“It’s not the end of the world, but you can see it from here,” my dad said about my childhood hometown. And there were many benefits I took for granted. Near the end of the world, the heavens make themselves known earlier in the evening and put on a better show than in the city. Near the end of the world, I sat on my porch and watched storms roll into being from nearly fifty miles away. I rode a bike down an impossible dirt road to the high school football field. I felt like the other end of town was a long way, though it was maybe five miles. Near the end of the world, people stepped outside when they heard an ambulance or caught a glimpse of the local hearse. Near the end of the world, every parade was a treat with candy thrown to the street.

Summer days sweltered near the end of the world and winter days bit. Wind operated on three speeds all year long: 1) too little to breathe, 2) enough to cool your sweat, or 3) too much to breathe. Snow resulted in ice cream every single time. Rain was the standard wash of the streets. Tornadoes threatened. The field of blue above calmed. Cantaloupe from the garden existed as a lunchtime blessing.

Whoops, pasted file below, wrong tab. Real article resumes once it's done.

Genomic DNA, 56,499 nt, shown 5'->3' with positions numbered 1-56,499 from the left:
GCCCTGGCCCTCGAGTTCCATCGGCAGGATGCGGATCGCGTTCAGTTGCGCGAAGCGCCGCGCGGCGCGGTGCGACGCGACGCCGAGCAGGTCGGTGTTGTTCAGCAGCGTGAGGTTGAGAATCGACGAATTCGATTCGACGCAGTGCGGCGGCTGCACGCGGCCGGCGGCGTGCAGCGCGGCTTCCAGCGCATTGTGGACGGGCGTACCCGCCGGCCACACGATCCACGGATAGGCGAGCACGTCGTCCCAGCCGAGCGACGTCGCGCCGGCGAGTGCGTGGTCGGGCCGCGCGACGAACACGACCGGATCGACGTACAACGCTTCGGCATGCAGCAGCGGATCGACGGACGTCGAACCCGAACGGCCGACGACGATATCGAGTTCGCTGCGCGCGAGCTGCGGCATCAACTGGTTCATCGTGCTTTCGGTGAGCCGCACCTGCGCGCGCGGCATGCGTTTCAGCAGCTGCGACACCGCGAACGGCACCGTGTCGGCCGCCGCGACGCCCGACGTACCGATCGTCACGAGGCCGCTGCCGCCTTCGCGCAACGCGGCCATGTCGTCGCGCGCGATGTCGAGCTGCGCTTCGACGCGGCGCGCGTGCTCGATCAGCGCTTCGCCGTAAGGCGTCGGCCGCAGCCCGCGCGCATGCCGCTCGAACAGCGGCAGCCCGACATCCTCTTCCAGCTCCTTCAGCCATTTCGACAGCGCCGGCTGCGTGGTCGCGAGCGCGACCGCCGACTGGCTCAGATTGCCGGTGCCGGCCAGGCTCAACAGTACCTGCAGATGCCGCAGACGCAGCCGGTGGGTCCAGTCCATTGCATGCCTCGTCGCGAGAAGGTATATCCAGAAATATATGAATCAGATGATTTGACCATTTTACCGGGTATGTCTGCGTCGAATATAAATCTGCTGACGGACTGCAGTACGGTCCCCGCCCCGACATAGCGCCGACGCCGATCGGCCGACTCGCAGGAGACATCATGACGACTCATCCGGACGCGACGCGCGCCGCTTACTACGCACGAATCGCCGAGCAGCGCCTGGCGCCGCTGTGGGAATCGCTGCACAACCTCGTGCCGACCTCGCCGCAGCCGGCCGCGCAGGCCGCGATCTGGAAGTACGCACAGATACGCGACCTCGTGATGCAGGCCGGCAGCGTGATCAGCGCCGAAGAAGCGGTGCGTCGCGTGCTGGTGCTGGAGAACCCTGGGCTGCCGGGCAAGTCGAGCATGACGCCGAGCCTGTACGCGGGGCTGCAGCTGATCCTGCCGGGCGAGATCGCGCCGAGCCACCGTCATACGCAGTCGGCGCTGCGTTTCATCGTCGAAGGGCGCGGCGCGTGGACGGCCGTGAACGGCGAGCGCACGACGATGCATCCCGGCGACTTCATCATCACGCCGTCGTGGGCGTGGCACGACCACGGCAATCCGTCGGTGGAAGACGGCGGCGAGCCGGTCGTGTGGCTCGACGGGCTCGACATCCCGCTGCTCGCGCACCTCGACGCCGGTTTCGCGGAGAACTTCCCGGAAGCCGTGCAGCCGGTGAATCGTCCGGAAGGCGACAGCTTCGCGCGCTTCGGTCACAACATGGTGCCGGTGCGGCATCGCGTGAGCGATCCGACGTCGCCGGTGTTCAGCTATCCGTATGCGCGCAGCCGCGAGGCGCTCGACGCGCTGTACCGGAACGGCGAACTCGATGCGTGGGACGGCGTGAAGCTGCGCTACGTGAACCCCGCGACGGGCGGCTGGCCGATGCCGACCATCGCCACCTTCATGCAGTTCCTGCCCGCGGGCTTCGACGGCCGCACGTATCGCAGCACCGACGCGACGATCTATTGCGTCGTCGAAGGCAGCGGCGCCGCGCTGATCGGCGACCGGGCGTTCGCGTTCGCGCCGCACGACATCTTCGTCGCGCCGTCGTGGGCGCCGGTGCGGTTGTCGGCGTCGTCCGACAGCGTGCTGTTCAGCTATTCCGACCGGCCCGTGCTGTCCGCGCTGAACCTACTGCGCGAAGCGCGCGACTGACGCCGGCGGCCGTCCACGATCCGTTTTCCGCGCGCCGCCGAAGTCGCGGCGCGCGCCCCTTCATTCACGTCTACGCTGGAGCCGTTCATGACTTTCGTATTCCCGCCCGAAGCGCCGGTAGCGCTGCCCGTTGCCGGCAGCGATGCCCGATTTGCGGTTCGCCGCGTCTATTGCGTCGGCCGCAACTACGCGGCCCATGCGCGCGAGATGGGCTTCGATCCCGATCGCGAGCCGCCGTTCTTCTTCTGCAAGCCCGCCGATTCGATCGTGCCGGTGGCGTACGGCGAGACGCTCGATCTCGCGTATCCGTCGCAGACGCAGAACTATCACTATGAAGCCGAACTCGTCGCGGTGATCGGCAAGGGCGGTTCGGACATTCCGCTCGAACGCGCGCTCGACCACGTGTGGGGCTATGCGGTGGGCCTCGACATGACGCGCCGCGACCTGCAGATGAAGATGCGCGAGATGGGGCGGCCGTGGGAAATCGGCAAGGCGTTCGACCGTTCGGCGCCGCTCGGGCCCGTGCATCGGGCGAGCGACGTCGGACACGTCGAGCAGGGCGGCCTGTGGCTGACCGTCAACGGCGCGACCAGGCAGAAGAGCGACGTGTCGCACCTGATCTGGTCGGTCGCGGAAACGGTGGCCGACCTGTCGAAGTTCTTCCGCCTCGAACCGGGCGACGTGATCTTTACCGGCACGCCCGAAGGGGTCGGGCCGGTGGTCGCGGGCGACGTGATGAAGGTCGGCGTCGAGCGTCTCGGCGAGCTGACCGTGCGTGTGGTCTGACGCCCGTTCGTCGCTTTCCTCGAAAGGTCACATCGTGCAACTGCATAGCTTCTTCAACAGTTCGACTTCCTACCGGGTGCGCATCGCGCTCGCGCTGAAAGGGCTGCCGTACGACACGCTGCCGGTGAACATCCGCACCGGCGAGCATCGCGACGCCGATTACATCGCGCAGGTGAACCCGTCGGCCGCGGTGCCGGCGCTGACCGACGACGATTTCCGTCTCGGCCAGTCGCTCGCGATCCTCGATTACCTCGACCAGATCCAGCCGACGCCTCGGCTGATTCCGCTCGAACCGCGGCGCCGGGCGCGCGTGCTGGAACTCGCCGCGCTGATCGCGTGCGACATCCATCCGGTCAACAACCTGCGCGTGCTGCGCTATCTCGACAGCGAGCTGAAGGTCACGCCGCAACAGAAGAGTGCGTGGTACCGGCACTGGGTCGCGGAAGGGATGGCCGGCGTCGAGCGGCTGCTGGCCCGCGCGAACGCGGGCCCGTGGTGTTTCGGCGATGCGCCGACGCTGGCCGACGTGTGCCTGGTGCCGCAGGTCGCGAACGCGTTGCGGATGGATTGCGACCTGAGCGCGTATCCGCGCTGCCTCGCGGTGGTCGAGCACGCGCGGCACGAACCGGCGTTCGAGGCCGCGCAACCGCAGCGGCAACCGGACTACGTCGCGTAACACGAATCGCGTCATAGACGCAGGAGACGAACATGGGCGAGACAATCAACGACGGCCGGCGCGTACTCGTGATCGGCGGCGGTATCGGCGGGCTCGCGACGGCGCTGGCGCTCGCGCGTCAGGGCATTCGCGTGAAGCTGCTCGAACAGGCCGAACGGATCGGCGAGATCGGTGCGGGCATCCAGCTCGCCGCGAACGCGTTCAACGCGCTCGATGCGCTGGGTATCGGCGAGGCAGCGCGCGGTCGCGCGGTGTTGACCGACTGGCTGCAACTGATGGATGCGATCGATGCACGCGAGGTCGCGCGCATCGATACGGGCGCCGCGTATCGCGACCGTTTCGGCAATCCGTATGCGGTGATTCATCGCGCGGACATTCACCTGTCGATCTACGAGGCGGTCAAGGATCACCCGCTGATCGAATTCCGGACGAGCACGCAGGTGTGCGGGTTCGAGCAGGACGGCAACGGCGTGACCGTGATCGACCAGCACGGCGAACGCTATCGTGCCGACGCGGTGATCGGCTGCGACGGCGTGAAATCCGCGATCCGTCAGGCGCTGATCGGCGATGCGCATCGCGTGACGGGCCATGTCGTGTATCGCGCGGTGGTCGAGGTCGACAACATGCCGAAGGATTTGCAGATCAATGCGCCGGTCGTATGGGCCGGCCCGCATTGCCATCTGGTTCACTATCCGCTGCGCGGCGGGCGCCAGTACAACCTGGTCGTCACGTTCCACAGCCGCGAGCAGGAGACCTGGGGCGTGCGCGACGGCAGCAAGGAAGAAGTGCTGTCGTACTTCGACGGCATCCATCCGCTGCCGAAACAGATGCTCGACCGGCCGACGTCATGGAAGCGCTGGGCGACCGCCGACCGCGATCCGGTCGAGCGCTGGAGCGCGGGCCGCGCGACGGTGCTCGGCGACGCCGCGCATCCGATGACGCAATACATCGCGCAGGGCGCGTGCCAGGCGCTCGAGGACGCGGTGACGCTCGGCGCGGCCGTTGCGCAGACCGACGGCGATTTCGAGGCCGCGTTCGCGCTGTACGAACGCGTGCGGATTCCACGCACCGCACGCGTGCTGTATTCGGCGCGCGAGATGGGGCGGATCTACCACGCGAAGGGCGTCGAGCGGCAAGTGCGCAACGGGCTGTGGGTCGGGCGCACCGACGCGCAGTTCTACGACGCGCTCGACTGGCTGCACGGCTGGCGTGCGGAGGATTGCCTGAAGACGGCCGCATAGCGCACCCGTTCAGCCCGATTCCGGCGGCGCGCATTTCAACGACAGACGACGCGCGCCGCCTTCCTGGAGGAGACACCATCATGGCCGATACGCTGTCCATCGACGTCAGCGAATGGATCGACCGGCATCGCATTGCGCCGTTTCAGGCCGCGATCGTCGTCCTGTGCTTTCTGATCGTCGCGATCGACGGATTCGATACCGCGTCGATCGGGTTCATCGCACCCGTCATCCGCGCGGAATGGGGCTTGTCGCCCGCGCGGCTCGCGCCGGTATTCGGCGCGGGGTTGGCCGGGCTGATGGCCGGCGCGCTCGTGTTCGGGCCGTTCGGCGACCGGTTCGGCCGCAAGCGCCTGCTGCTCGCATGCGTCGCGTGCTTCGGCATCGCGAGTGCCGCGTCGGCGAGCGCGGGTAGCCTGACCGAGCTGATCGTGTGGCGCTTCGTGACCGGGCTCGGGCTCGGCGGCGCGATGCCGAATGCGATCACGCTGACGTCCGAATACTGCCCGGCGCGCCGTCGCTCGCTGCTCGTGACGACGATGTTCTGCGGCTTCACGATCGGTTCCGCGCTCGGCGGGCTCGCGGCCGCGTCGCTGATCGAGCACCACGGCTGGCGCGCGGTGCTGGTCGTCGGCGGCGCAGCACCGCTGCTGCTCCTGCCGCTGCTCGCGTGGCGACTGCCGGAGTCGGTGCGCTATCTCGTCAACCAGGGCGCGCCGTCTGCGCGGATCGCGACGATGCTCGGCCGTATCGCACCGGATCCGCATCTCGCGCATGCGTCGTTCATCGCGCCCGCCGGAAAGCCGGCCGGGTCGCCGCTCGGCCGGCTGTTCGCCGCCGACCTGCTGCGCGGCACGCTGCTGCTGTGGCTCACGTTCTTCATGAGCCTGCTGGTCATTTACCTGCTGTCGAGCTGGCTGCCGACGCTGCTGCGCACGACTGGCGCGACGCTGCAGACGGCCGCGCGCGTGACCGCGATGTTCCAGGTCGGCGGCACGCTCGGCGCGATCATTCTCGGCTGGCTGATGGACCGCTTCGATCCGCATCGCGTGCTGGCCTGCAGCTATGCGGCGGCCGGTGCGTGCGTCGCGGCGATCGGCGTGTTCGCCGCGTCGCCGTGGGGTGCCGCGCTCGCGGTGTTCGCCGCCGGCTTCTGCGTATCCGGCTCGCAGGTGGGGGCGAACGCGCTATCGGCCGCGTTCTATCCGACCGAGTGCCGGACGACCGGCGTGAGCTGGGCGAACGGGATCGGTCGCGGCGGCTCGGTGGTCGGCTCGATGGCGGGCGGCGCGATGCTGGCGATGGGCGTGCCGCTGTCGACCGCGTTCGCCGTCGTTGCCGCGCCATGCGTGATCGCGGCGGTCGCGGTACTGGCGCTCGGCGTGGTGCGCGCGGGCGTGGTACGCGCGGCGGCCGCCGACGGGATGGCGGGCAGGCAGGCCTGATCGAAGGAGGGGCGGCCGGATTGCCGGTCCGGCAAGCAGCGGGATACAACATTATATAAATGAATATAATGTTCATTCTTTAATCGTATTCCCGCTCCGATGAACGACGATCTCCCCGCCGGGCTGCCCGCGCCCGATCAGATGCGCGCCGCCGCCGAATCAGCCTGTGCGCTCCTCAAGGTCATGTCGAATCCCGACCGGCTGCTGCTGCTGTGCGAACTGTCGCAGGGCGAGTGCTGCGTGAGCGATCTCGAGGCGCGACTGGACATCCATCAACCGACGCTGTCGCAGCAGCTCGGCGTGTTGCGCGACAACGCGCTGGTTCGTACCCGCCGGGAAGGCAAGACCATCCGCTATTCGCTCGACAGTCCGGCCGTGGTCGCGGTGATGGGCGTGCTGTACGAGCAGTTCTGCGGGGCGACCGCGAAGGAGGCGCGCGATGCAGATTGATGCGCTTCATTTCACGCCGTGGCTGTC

Watercoolers reigned supreme. A watercooler sounded like a low-idling boat, which couldn’t have been more appropriate. The entire concept: blow air over a thin pan of water and voila! Cool air. This worked much better when the blower was your mouth and the thin pan of water was a tall glass of ice water or tea.

I had a love-hate relationship with the watercooler. I loved that it provided some respite and I hated that it never really felt cool. Mostly, it felt humid indoors and breezy, depending on my distance from the contraption.

When I left the end of the world, I traveled inland only a little but I wholesale adopted central air conditioning. It seemed the perfect fix for any occasion. Only years later did I really have to face the personal cost of pretending I live farther from the end of the world than I do. Imagine my irritation had I paid for watercoolers!